Wednesday, August 8, 2012

Fuel Cell Research- Making the electric car more affordable and durable

The Student Research Apprenticeship Program (SRAP) is a paid summer research program at the University of Wyoming for high school students in tenth through twelfth grade. It is sponsored by Wyoming EPSCoR and funded by the National Science Foundation. This is the seventh of eleven stories about the laboratories where this year’s SRAP students are working.

Brigette Salinas tests a membrane in Dr. Li's lab.
President Obama set a plan to reduce imported oil to one-third by 2025. In his plan, he pushed for increased focus and research on biofuels and other alternatives to gasoline. Right now the costs of alternatives, such as those used in electric cars, are greater than gasoline. However, research like Brigette Salinas’s summer project may make electric cars more affordable and durable.
The fuel cell assembly of an electric car, which replaces the combustion engine in a traditional car, is the most expensive part. This is in part due to its short lifespan and lack of durability, says Dr. DongmeiKatie Li, Brigette’s mentor.
Currently, fuel cells are made by sandwiching a membrane between two pieces of carbon paper. The fuel cell is then heat pressed which weakens the membrane and causes its short lifespan. Brigette is working on assembling the membrane sandwich in a way that does not require heat or pressure, but rather utilizes a chemical called dopamine. Dopamine is incredibly versatile and can stick to any surface, says Dr. Li.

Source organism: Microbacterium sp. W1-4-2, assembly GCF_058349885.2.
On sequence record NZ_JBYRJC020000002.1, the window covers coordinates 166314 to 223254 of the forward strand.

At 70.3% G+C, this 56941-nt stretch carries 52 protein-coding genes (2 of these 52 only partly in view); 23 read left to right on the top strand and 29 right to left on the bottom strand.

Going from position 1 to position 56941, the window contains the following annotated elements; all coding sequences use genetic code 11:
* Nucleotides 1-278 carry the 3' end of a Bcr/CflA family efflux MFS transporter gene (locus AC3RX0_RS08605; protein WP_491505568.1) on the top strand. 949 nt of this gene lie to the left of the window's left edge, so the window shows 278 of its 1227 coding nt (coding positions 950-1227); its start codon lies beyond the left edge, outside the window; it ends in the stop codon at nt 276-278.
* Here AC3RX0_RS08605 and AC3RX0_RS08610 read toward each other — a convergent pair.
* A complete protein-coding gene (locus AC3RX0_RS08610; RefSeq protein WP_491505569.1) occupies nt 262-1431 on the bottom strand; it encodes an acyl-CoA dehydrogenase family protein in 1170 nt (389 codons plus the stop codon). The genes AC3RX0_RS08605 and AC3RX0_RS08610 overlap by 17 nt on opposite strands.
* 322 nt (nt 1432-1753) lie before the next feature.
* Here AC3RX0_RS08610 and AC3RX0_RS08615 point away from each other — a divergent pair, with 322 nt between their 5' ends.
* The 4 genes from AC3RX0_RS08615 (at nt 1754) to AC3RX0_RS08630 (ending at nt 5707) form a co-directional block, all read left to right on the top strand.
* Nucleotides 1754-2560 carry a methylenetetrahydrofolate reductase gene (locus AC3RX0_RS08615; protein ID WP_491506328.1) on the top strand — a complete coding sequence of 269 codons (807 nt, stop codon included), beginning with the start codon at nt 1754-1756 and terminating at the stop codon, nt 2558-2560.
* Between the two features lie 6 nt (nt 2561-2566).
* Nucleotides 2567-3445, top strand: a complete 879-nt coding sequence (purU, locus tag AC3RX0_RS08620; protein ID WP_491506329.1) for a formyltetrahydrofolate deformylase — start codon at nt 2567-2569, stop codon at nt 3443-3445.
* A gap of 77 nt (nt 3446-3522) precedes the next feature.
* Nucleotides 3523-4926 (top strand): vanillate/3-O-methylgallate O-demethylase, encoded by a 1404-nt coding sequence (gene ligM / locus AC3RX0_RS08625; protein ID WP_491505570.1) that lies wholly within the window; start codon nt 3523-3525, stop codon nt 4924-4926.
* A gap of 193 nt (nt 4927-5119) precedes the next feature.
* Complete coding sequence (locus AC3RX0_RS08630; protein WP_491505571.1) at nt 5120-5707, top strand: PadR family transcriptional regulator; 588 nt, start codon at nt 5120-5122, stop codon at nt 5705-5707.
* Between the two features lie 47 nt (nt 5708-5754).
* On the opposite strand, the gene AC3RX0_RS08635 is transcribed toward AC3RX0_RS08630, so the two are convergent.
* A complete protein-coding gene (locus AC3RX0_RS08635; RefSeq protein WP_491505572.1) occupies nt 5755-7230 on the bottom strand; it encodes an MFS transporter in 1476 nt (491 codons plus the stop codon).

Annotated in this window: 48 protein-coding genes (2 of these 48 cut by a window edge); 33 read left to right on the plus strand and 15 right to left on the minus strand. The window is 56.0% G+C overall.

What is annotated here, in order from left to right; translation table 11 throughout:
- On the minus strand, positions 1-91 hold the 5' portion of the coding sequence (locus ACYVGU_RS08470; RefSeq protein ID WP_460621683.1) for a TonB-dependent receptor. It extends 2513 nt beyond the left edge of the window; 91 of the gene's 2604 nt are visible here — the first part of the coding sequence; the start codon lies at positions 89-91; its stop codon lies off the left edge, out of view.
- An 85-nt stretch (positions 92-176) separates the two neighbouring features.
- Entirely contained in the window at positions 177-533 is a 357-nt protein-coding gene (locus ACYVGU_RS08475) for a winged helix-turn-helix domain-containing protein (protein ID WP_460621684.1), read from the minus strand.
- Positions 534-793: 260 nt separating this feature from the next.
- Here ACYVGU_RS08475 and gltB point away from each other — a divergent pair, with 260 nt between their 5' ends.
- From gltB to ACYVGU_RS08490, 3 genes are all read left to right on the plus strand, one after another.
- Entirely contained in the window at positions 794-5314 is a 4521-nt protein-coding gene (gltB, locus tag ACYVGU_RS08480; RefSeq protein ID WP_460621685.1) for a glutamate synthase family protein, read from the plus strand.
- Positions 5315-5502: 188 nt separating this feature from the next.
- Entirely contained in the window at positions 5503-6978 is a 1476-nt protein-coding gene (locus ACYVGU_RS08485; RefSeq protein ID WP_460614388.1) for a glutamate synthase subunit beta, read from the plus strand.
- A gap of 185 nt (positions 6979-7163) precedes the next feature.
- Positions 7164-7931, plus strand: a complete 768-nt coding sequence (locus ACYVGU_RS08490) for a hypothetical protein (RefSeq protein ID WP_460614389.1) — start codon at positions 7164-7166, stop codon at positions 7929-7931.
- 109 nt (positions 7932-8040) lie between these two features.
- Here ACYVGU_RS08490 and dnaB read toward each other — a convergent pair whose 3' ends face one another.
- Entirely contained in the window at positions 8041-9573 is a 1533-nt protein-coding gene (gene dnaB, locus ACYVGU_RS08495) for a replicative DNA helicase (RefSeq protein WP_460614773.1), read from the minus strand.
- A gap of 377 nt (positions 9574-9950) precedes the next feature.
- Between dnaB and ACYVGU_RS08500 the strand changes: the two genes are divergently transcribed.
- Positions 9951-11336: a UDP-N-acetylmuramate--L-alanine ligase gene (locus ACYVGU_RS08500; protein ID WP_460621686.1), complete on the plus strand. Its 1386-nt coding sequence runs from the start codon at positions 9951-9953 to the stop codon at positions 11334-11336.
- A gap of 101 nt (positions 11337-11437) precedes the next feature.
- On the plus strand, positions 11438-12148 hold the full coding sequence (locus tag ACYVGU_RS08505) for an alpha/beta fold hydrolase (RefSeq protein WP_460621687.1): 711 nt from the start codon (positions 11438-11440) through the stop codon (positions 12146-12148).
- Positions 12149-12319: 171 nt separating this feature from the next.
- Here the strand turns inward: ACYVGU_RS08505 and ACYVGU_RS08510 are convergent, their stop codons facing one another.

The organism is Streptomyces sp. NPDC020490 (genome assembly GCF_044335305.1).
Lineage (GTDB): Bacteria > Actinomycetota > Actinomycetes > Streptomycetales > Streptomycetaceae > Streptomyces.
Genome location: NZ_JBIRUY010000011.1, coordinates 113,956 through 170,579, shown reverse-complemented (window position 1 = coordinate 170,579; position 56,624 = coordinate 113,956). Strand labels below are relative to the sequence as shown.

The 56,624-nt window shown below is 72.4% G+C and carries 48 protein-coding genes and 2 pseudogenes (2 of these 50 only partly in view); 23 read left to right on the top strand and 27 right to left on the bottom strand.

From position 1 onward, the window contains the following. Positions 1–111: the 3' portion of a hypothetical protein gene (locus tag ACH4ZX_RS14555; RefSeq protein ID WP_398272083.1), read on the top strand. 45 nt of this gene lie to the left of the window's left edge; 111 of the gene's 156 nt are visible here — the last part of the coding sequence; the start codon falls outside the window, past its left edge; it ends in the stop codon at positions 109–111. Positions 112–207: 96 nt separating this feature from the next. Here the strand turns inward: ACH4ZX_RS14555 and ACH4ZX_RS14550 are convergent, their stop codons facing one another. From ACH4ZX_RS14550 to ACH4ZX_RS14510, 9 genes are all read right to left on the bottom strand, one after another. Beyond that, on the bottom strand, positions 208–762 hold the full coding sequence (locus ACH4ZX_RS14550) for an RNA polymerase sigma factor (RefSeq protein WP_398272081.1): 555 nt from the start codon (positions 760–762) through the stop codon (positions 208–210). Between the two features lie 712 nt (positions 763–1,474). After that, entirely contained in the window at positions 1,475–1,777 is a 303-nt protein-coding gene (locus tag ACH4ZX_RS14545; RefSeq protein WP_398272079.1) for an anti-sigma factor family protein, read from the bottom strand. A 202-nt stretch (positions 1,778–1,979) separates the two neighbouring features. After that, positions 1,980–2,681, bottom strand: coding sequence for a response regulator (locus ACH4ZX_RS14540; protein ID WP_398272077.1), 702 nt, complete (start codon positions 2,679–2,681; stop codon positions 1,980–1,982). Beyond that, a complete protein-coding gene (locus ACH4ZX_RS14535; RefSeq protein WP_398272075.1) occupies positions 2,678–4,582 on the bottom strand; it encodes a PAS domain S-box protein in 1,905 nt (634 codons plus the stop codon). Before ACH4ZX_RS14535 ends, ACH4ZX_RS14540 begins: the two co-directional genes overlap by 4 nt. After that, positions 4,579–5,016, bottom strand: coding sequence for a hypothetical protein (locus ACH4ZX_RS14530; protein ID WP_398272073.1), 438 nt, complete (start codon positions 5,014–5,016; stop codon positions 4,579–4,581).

In the assembly Brigette is working on, each side of the membrane, or one side of each piece of carbon paper is coated with dopamine. The membrane is then put in a vacuum oven which requires no heat or pressure. After it is set, the membrane is then tested. After the first tests, Brigette and Dr. Li’s students, Phillip Cross and Shibely Saha, have found that this technique is very promising.
“We’re hoping to be able to replace the current device fabrication technique using this new surface chemistry technique so we can increase durability,” Dr. Li says.
This is the first year that Dr. Li has participated in SRAP. She was drawn to the program because of her own background. “I’m a first generation college graduate in my family and I wanted to help students from a similar background,” she says.
Her favorite part of SRAP is interacting with the students, especially students like Brigette who bring new strength to the lab. Brigette and her classmates are the face of the future, in terms of energy and sustainability, and it is programs like this that open up possibilities for the future.

By Kali S. McCrackin

Photo by Kali S. McCrackin

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